hymn of Guru Nanak to please the Emperor Aurangzeb..... The Granth brought to the humble villager not only great ideas beyond his comprehension, but also sympathetic references to his little joys and sorrows. In so far as the scripture came down to the common man's level it left for historians primary materials which they could not draw from other sources. -------------- Anil Chandra Banerjee The Sikh Gurus said only what they believed, and lived what they said. Therefore the safest course is to apply to every description, narration or notes, the touchstone of the Gurbani (i.e. Guru Granth), wherever that is possible and then arrive at conclusions. The spurious and the exaggerated, in the over-enthusiasm of the devout and faithful, as also the venomous and vitriolic of the prepossessed and malicious, is to be separated as chaff from the grain and only the remaining accepted. For this purpose, only barren intellect, though keen and searching, would not suffice. If the touchstone is to be Guru's word, then thorough understanding of Gurbani and faith in the identicality of the preaching and practices of the Gurus would be the first essentials. ------------ Hukam Singh Certainly more and more people all over the world are becoming aware of the message of Sikh Gurus as embodied in the Guru Granth, and it is significant that this is coming at a time when materialism, sustained by the growing production of goods that cater to the material welfare of man, made possible by scientific and technical progress, threatens to deny altogether the spiritual needs of man. ------------ H.S.Malik I experienced a deep impression of Japji (opening composition in Guru Granth) Even in my dreams I was thinking of the sayings of Guru Nanak.The inner meanings of these sayings can be known by deep contemplation thereof. The more the contemplation the more clear are the meanings. I have a wish that people of India may experience this deep impression of Japji. -------------- Vinoba Bhave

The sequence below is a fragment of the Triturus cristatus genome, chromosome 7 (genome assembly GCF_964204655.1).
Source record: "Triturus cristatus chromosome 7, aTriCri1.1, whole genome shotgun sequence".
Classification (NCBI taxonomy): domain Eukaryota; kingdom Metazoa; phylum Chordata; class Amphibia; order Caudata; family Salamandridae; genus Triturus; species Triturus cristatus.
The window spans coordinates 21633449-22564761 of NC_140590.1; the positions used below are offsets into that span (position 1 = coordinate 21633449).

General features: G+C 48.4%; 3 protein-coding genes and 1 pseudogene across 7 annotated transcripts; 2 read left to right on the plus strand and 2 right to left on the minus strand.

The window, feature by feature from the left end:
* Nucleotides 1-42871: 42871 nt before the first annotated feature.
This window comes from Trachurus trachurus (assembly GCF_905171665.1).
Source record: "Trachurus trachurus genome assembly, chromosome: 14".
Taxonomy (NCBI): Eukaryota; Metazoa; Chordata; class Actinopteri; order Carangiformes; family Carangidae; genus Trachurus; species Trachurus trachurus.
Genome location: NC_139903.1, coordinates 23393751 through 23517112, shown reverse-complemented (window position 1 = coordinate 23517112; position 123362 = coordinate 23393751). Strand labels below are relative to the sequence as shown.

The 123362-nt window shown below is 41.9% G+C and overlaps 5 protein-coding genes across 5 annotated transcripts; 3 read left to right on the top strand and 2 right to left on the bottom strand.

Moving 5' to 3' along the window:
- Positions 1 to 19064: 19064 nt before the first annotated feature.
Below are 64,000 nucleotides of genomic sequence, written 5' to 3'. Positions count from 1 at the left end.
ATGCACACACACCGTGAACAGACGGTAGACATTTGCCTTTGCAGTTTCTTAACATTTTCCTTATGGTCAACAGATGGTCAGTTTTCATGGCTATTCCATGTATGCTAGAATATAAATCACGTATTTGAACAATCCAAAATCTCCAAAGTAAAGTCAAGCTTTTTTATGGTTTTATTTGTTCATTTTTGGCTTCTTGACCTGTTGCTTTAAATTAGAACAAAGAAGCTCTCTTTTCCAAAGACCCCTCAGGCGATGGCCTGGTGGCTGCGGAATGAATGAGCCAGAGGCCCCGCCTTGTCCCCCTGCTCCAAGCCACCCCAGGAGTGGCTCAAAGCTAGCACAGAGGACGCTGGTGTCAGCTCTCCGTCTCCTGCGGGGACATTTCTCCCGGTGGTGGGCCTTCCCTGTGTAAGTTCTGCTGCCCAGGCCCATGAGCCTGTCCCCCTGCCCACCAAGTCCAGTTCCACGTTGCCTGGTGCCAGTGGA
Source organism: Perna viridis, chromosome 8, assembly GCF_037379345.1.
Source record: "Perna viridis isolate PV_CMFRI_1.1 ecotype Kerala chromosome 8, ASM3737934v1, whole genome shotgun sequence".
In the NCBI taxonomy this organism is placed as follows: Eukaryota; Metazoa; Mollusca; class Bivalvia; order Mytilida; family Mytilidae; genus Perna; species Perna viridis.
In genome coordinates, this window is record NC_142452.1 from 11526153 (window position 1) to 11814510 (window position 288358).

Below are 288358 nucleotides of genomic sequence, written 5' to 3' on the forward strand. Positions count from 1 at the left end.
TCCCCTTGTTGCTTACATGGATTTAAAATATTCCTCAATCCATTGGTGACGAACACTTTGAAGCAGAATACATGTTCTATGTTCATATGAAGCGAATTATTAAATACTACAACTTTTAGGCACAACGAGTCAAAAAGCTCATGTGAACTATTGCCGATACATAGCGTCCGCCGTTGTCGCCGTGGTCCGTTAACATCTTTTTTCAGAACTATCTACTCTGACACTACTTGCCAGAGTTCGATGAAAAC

Ever since the volume of Adi Granth was compiled by the fifth Nanak, Guru Arjan Dev, the process commenced to enhance and sublimate the importance of the teachings or word of the Gurus, the Gurbani contained therein, and correspondingly to reduce and finally to eliminate the importance of the physical bodies of the Gurus themselves. The fifth Nanak used to sit at a much lower seat than the one, on which the Granth was placed with all possible respect and reverence. Similar practice of utmost reverence of the Granth continued with the successor Gurus, until the tenth and the last Guru, with a physical body, made this final declaration. This was that all value deserving reverence had passed on to the Teachings contained in the Granth which became the Guru for all times to come while the last Guru's physical body had ceased to have any importance whatsoever. The poetical compositions contained in the Guru Granth are the original, the authenticated words from hearts where God had taken abode. They constitute the Great Call